Feature:Opinion

Anti-smoking activists won’t stop with partial bans

Theodore J. King Author, The War on Smokers

In 2003, Springfield, Missouri banned smoking in restaurants. But the mayor of Springfield, Jim O’Neal, wasn’t satisfied, and in the spring of 2010 he pushed the city council to ban smoking elsewhere. Some members of the city council thought the ban that he proposed went too far — i.e., banning smoking from the American Legion halls, Veterans of Foreign Wars (VFW) halls, and tobacco shops. So, O’Neal decided that rather than presenting the proposal to the city council, he’d present it directly to the people. The proposal appeared on the ballot in April of this year as Question 2:

Shall the City of Springfield, Missouri prohibit smoking in enclosed public places, places of employment, private clubs, within five feet of outdoor playgrounds and within five feet of outside entrances, operable windows, and ventilation systems of enclosed areas where smoking is prohibited, and exempt the following places from smoking prohibition: a) private residences, unless such residence is used as a child care, adult day care, or healthcare facility; b) not more than 25 percent of the hotel or motel rooms rented to guests as smoking rooms; and c) outdoor areas of places of employment; providing for the imposition of a fine of $50 per violation for any person violating said ordinance by smoking, upon a finding of guilt or admission of guilt; upon a finding of guilt or admission of guilt, providing for fines ranging from $100-$500 per day against the owner, operator, manager or any agent who controls a public place or place of employment or any business, and allows smoking to occur on the premises; providing for revocation of any license or permit issue to the business or public place that permits such violations; requiring that businesses and public places place signage advising of the prohibition on smoking?

Supporters of the ban outspent opponents by a 5-1 margin, and Question 2 passed with 53% of the vote. A temporary injunction was issued but did not become a permanent injunction. So, smoking is now banned virtually everywhere in Springfield, Missouri, except in some private residences and in a few hotel and motel rooms.

When there is a violation of Question 2 provisions, the violator, depending on the particular violation, may have to pay a fine of $50 or more (up to $500 a day). What’s worse is that the city has the ability to revoke the business licenses of companies that violate the ban — preventing business owners from making a living. Yes, Springfield has the power to put a business owner out of business for permitting the smoking of a legal, heavily taxed product in his place of business.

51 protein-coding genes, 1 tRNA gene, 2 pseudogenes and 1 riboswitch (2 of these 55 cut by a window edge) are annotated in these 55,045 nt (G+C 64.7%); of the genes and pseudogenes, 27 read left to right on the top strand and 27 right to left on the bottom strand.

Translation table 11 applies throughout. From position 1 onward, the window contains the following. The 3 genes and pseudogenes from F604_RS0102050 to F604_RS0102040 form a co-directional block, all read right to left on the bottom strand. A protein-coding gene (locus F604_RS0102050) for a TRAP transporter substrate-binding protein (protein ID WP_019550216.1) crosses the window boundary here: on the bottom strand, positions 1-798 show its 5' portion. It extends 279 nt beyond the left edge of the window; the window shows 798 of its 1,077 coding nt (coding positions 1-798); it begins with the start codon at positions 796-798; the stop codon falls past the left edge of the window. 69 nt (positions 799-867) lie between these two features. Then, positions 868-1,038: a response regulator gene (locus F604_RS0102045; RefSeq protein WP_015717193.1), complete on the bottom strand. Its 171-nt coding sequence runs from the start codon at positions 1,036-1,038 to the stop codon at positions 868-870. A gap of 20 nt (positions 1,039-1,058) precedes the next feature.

As justification for the city-wide ban, Clean-Air Springfield, an advocacy group behind it, produced this statement:

The U.S. Surgeon General has stated that “there is no risk-free level of secondhand smoke.” It’s a proven cause of serious health problems, including lung cancer, heart disease and asthma — even in non-smokers.

The statement is not true. In my book, The War on Smokers and the Rise of the Nanny State, I report the truth: that second-hand smoke is not harmful, except to those with asthma or chronic obstructive pulmonary disease, unless a person is exposed to an intense amount of smoke over a very long period of time, like 30 years.

I’ve noted that a temporary injunction was issued. It happened in a court challenge against the new law that was filed by a Springfield bar owner who argued that the ban violated a 1992 Missouri state law regarding indoor smoking. The court refused to continue the injunction, and a comment was posted on a Springfield newspaper’s website asking if children might be banned from restaurants next. A Springfield bully replied with this comment:

Were you banned when you were a kid? No, well you’re banned now so get over it. We’ll all love you smokers coughing your lungs up at home, or in Branson now, LMAO! Scoiety [sic] barely showed up to vote on the ban yet enough showed up that kept you smelly clowns from stinking up the town. Good riddance loser!

The person who posted that comment must view those veterans in the Springfield American Legion and VFW halls who fought to keep this country free as losers.

This ban is NOT about health. It’s about control. Remember, the 2003 law banned smoking everywhere in the city except private residences, private clubs, stand-alone bars, and tobacco shops.

The anti-smoking movement may have begun with a genuine concern for public health, but it has degenerated into a diatribe based on a lust for power, a desire to totally control the lives of others. For those who hate smoking, partial bans are not enough.

I wonder if Clean-Air Springfield’s supporters are going to flock to Springfield’s stand-alone bars, tobacco shops, and private clubs now that they are “smoke free.” Probably not.

Theodore J. King is the author of the book The War on Smokers and the Rise of the Nanny State, available on Amazon, Barnes & Noble, and Books a Million. He has been a columnist for the conservative quarterly The Oklahoma Constitution newspaper since 2000.